Oil Paints and Art

Oil paints, brought to Europe by way of merchants and explorers from the East during the Middle Ages, are simply dry pigments bound with oil. Remarkably basic in formation given their placement in the hierarchy of artistic mediums, the color and texture of oil paints is manipulated by the balance of oil and pigment in the concoction. Given this versatility, artists could achieve an astounding level of realism in their works, seducing patrons with their ability to dexterously achieve a timeless likeness that lasts on canvas for centuries.

Oil paints in portraiture; the legacy of da Vinci

Perhaps the most famous example of an oil portrait is the quintessential Renaissance work, Leonardo da Vinci’s Mona Lisa (1503-1506). da Vinci stunned his contemporaries with his skillful, sensitive use of oil to encapsulate honest human emotion and realism in landscape. With his subtle use of oil, da Vinci gingerly cascaded light throughout the work so that his sitter seems to glow from within. The sitter’s curls softly rest around her face, and her richly velvety clothes seem almost tangible. A peaceful, golden silence converges with the sitter’s notorious, enigmatically knowing smile, which exudes a sense of playful calm to the viewer. With a path snaking through rough, mountainous terrain behind his sitter, da Vinci nimbly realized a depth never before seen in two-dimensional artistic endeavors. Given his mastery of and indeed, contributions to, Renaissance science, this adroitness of perspective is hardly surprising to us with the benefit of hindsight, but it astonished his sixteenth-century contemporaries. Mona Lisa’s sumptuously crafted features have intrigued viewers for five hundred years, and the work survives as a testament to da Vinci’s cunning use of oil paints to arrest a physical and emotional likeness for eternity.

Oil paints in modern art; Pollock’s development

Many artists throughout the centuries can claim to be da Vinci’s heirs in oil painting portraiture, but perhaps the next most significant contribution to oil painting portraiture came almost halfway into the twentieth century. At the close of World War II, Americans and particularly New Yorkers were ascending in artistic innovation and reputation as Europe staggered out of years of physical and political destruction. A tough, young painter from the West, Jackson Pollock, stumbled into the New York art world, taking his cues from his mentor, Regionalist Thomas Hart Benton. But Pollock was amateurish at best in figurative work; indeed, the works that survive from this period are tortured, tepid works that betray none of Pollock’s innate talent for oil painting. By the end of the 1940s, however, Pollock had broken free of Benton’s teaching, and literally shattered almost every tenant of painting itself. Laying his canvases on the floor of his studio, Pollock dripped oil paint from his brush in scattered, seemingly haphazard dribbles. These ostensibly chaotic trickles of paint mirrored Pollock’s inward bedlam, and fascinated the world. Misinterpreted by some as random outpourings of drunken stupor, Pollock’s works are in fact carefully crafted in composition so as to mesmerize the viewer. Works such as Blue Poles: Number 11, 1952 (1952) betray Pollock’s subtle, expert compositional techniques after careful study. Needing balance, Pollock proficiently placed blue bars over the work, a prudent method in creating a poised equilibrium. However understood, Pollock’s works were self-portraits of sorts, a picture of his untoward, tumultuous psyche, and as such spoke eloquently to a twentieth century fraught with turmoil.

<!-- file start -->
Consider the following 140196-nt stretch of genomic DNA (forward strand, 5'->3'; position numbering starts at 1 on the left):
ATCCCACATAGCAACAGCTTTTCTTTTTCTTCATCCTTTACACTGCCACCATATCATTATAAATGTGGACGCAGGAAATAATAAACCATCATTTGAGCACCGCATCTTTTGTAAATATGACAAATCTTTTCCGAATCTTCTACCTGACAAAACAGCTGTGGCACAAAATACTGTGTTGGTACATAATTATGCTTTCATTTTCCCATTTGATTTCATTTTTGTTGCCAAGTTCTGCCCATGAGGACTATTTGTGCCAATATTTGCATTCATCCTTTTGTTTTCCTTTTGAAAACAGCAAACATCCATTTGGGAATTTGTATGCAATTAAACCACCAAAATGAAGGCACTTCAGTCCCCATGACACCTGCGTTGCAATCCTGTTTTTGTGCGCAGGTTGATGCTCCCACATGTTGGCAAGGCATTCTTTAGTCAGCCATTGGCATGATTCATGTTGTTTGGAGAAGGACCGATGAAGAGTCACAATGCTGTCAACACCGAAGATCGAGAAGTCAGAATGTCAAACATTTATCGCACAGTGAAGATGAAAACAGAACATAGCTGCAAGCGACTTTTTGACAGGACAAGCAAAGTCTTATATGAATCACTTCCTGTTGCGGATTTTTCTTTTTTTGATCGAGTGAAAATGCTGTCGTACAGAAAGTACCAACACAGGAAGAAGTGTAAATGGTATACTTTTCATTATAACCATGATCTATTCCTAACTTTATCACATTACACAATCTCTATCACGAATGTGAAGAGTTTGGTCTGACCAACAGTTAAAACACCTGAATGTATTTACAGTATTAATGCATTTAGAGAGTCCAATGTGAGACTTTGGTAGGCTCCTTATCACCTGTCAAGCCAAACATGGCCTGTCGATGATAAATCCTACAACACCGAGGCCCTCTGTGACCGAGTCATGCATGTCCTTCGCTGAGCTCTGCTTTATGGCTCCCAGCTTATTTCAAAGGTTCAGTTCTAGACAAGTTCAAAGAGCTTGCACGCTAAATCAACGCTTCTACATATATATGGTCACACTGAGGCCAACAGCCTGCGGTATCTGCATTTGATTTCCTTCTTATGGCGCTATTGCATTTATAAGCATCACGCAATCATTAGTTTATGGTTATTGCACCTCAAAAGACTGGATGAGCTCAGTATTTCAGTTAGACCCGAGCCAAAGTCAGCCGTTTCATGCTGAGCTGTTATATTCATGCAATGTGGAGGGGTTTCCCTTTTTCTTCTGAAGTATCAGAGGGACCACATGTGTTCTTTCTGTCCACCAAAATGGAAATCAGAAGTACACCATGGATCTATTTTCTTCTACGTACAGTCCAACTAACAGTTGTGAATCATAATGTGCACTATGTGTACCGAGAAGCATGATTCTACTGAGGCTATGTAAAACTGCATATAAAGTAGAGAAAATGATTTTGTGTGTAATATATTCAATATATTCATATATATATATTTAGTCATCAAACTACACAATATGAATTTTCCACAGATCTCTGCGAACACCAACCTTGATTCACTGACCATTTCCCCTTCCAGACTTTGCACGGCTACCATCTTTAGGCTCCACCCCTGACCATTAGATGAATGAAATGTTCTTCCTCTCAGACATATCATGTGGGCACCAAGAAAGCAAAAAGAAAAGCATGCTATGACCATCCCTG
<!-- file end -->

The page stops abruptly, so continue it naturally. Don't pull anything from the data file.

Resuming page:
Oil paints in the present; still valued and admired

In the post-war years, acrylic paints quickly assumed popularity over oils due to the ease with which they can be used. However, oil paint continues to be seen as in some ways maintaining a primacy over acrylics, partly because of their historical legacy. Oil painting portraiture is valued in terms of permanence, and delights viewers in realistic depictions of fleeting periods in time.

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This article was written for ARTmine by Leah Triplett.

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